eventually disappeared from the scene!
In the early 20th century Baha'i missionary efforts began to
take hold in Western lands. Abdul Baha himself was able to
personally promote the Baha'i Faith in Egypt, Europe, England and
America after the Turkish revolution of 1908 made Akka's
political prisoners free. Abdul was especially successful in the
United States, where he received a warm reception and good press
coverage in 1912. He was invited by Mrs. Hearst of the publishing
family, which assured heavy and favorable coverage. Abdul
traveled the United States for 7 months.
Abdul Baha died in 1921 and, by a directive in his will, was
succeeded by his grandson, Shoghi Effendi, who ruled until his
death in 1957. Abdul Baha had appointed his grandson to be the
first Guardian of the cause of God, and Shoghi Effendi made full
use of the authority vested in him, demanding absolute obedience
and excommunicating all who, in any manner, questioned him.
Virtually all of Abdul Baha's family, including his wife and
Shoghi Effendi's own parents and brothers and sisters, were
eventually counted among the excommunicants. It must be noted
that loving one's own family is depicted in the Bible as one of
the most basic commands of God. The consistent inability of
Baha'u'llah and his descendants to love members of their own
family when conflicts of ambition arose hardly confirms the
reliability of the exalted claims they made and make for
Shoghi Effendi's leadership was characterized by an
organization emphasis. He worked at establishing the local and
national spiritual assemblies. He also appointed Twenty Seven
Hands of the Cause, out of which was to be formed the House of
Justice; this in accordance to a stipulation in Abdul Baha's
will, would be headed by the Guardian of the cause or someone
appointed by him. The Guardianship was to be passed on from
father to firstborn son, or to another son if the firstborn was
not worthy. These were to be appointed in the Guardian's will.
However, Shoghi Effendi died childless and never wrote a
will. As a result, confusion reigned among the Hands of the Cause
as to who would succeed the Guardian until they finally
determined that there would be no Guardian. Instead, the movement
would be democratically ruled by the nine member House of
Justice, the members of which they appointed at that time. This
decision was accompanied by the (now traditional) internal
conflict, and a splinter group was formed which appointed its own
The "Hands'" ignoring of Abdul Baha's injunction concerning
the Guardianship was only one in a series of violations of
previous injunctions which began with Baha'u'llah himself.
Baha'u'llah claimed to be a Manifestation, thus violating the
Bab's appointment of Subh-i-Azal. In turn, Abdul Baha violated
provisions in Baha'u'llah's will that Abdul's brother Mizra
Muhammad Ali should succeed him when he appointed his grandson
Shoghi Effendi, instead. Shoghi Effendi ignored the command of
Baha'u'llah that a will must be written in order to avoid
squabbles over leadership, and he also violated Abdul Baha's
provision that he should appoint a successor in his own lifetime
"that differences may not arise after his passing." Since
appointments and wills were supposedly inspired by God, Baha'i
history is filled with "inspired" violations of "inspired"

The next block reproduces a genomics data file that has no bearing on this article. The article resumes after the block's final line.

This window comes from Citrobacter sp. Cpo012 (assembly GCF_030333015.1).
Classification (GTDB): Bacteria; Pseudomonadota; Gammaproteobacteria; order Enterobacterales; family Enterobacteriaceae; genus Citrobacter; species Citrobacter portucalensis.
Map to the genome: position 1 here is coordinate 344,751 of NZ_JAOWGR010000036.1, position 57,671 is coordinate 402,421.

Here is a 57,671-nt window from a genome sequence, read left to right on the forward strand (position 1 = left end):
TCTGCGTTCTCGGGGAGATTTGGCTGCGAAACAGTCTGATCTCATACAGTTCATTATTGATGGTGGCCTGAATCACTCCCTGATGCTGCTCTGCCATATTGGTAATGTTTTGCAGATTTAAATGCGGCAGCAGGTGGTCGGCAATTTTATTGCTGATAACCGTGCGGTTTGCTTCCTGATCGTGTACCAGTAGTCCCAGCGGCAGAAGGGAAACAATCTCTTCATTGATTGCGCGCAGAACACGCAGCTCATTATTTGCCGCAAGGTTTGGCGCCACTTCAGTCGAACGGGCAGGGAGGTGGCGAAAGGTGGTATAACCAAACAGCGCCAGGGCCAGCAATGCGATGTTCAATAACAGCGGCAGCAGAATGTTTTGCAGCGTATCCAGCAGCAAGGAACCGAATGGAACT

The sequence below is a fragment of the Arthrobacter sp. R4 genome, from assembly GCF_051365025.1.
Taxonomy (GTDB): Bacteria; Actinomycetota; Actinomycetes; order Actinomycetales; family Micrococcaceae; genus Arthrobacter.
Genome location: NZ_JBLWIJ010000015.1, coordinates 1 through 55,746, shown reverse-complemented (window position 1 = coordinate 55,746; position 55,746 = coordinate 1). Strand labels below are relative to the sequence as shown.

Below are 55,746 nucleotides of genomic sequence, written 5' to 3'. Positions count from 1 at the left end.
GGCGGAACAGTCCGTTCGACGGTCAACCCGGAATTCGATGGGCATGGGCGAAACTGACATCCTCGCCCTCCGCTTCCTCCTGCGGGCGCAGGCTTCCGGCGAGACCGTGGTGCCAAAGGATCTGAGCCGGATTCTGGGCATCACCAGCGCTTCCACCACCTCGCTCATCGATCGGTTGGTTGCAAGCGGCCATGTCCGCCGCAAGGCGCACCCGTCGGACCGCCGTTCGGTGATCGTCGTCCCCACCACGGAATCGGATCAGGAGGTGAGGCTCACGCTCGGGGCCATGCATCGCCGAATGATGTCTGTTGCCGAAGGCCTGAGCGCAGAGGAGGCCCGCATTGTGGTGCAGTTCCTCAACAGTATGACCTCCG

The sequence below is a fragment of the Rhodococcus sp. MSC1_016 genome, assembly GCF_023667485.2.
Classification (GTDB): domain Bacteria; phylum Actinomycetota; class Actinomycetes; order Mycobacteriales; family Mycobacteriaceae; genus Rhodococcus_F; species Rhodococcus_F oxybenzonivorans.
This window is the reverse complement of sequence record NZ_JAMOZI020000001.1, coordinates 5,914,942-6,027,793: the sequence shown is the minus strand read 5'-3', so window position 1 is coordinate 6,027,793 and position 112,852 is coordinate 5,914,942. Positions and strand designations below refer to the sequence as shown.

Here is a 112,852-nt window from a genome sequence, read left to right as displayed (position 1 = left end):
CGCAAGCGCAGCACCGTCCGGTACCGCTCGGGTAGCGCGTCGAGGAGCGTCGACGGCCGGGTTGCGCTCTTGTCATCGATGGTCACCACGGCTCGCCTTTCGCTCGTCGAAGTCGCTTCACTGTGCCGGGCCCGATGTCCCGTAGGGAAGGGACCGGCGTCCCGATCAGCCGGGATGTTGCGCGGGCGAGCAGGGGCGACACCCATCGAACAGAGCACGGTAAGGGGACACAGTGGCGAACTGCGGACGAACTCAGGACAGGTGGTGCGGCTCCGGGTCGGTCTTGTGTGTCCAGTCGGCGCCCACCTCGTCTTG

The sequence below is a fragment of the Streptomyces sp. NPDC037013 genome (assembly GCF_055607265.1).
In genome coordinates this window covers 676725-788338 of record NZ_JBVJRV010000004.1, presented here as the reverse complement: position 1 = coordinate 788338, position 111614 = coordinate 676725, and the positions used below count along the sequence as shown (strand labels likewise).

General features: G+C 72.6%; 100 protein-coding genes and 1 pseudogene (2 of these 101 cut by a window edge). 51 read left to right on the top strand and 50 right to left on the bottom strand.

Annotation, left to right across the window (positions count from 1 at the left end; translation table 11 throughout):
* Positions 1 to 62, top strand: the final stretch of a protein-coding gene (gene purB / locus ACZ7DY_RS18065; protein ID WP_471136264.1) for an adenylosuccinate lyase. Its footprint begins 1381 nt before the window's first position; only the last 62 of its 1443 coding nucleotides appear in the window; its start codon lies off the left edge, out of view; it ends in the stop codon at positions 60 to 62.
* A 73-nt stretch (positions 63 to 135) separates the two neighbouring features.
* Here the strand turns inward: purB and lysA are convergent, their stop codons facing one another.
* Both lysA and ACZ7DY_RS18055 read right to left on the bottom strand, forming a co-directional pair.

The doctrine of Divine Manifestations is the central plank
of Baha'i theology. Through this doctrine Baha'is are able to
take seemingly amiable positions toward members of the major
world religions, for each of their founders were manifestations
of God and thus each religion has a measure of truth. On the same
premise Baha'is draw converts from other religions, for, they
insist, the other religions were for other ages while the
religion of Baha'u'llah is for today. To follow it in no way will
conflict with one's native faith, for there is truly only one
faith in mankind's history, best represented now by the Baha'is.
Though the recognized Divine Manifestations represent just
about every conceivable world view (Monotheism through Moses and
Jesus, polytheism through Krisna, Agnosticism through Buddah, and
dualism through Zoroaster), Baha'is insist that they are actually
united in purpose and teaching. The spiritually initiated see
beyond the apparent differences. In fact, Baha'u'llah warned that
anyone who saw even the slightest possible difference between
their words and messages would be guilty of disbelieving and
Among world religions, probably only Buddahism (in its
ORIGINAL form) and Confucianism are less concerned with man's
relationship to God than Baha'ism. The Baha'is are concerned
chiefly with man's relationship to man, as evidenced by the
Baha'i thirteen "principles" which denote social and political
concerns rather than religious. In volume 13 of "THE BAHA'I
WORLD", we read: "It is the avowed faith of Baha'is that this
Revelation has established upon earth the spiritual impulse and
the definite principles necessary for social regeneration and the
attainment of one true religion and social order throughout the
This understanding that the purpose of the current
revelation is SOCIAL regeneration is the reason Baha'is brush
aside the Christian emphasis upon PERSONAL regeneration as being
irrelevant to the present age.
Baha'is follow a number of religious laws and observances.
Included among these are daily prayer, an annual period of
fasting, monogamy, and marriage only by consent of all living
parents. Divorce is permitted after a one year waiting period.
Parents are under religious obligation to educate their children,
education being a KEY WORD to Baha'i. Use of alcohol and
narcotics is forbidden, as is cremation.
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